Poor working environments in hospitals and nursing homes and a shortage of nurses are the greatest threats to patient safety, according to a report issued Tuesday by the Institute of Medicine of the National Academies.
"We're talking about an entire cultural change," said Ada Sue Hinshaw, a member of the committee that produced the report
"When there's an inadequate number of staff there are clear complications for patients. It is nurses who provide front line surveillance," said Hinshaw, dean of the University of Michigan School of Nursing at Ann Arbor.
The report, which comes amid a national nursing shortage, cites a study of two hospitals that found nurses intercepted 86% of medication errors before they reached patients.
The author of the report, Donald M. Steinwachs, chair of the department of health policy and management at the Bloomberg School of Public Health at Johns Hopkins University, said the powerful correlation between patient safety and adequate nursing makes changing current practices urgent.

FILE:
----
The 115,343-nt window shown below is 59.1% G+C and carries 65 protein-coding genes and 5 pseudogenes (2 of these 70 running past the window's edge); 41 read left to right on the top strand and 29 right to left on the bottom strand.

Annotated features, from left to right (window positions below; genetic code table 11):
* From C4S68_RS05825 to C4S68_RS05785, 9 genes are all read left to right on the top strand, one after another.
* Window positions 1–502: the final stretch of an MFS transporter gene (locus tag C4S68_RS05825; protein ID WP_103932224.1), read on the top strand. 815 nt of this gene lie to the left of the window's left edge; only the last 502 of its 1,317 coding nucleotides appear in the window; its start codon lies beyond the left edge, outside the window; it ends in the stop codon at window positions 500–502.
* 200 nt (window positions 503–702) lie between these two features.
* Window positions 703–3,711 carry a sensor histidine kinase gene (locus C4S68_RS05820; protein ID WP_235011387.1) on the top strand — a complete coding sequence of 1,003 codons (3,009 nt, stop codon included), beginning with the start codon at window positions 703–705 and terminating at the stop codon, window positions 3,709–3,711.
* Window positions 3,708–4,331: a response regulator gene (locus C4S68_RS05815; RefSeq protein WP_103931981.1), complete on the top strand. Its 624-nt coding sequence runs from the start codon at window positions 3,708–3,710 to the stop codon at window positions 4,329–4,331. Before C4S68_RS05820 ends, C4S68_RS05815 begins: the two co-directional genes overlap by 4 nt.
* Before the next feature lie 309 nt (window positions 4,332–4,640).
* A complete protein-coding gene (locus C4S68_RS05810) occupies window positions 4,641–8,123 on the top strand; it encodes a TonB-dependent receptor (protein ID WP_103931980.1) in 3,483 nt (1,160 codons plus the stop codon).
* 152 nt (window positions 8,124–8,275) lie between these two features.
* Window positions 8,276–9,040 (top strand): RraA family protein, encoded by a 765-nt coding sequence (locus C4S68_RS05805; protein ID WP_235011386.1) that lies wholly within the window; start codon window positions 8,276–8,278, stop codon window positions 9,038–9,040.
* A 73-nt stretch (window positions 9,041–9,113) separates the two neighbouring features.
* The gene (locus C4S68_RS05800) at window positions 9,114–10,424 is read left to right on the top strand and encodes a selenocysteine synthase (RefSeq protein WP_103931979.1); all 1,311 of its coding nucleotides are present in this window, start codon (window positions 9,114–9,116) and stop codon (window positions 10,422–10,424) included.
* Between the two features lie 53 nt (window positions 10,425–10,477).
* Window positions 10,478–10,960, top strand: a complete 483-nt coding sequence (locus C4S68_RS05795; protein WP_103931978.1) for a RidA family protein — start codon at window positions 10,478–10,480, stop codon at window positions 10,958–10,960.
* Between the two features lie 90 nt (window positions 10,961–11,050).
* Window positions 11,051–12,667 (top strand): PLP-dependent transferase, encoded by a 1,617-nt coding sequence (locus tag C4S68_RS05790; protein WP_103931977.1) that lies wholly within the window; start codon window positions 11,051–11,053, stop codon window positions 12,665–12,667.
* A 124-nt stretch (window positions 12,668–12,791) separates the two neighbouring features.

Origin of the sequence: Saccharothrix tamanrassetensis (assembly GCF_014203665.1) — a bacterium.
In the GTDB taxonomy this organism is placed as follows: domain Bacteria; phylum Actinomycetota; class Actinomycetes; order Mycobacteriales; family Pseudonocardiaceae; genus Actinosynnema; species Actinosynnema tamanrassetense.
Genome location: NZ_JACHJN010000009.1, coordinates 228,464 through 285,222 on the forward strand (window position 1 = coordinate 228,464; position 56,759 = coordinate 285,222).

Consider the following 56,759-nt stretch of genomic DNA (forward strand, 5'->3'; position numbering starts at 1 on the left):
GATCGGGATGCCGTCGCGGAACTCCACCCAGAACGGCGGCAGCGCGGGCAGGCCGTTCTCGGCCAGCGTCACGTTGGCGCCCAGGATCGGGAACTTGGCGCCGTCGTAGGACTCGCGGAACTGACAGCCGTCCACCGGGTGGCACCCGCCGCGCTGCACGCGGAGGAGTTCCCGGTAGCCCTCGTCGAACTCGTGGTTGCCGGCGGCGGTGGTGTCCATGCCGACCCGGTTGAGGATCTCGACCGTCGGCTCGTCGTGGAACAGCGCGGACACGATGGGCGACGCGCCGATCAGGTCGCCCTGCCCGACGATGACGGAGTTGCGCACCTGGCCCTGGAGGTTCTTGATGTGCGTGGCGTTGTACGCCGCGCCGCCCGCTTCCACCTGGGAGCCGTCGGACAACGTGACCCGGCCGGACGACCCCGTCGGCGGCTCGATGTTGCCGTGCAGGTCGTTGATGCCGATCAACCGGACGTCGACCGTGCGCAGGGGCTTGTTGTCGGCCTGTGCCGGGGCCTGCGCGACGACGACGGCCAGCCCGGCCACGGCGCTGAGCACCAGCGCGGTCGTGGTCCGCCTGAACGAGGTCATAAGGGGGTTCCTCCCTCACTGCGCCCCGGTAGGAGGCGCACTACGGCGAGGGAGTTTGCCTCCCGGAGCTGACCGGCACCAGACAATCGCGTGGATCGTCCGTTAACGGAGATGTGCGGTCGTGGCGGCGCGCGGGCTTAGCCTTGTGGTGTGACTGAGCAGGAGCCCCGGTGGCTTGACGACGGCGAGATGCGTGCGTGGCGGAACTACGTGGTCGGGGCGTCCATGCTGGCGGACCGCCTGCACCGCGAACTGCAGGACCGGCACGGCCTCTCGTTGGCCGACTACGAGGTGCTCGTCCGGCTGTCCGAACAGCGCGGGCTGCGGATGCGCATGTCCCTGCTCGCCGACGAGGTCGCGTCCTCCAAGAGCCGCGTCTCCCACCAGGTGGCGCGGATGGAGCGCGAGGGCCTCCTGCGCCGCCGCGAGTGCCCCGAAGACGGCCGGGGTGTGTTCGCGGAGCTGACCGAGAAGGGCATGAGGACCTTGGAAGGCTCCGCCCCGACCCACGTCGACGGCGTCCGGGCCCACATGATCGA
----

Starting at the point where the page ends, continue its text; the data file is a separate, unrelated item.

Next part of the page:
"When you have workers who are spread too thin ... you are compromising patient safety," Steinwachs said.
In its recommendations, the medical advisory panel calls for mandatory scheduling and minimum staffing levels in nursing homes and intensive care units.
The Institute of Medicine issued a landmark report in 2000 that estimated as many as 98,000 hospitalized Americans die each year because of errors.
Tuesday's report cited studies that showed increased infections and cardiac and respiratory failure were associated with inadequate numbers of nurses.
The California Nurses' Assn., which fought for mandatory nurse-to-patient ratios that take effect in January, said the report boosted its position.
The California Healthcare Assn., which represents hospitals, asked how hospitals could beef up staffing when there are too few nurses.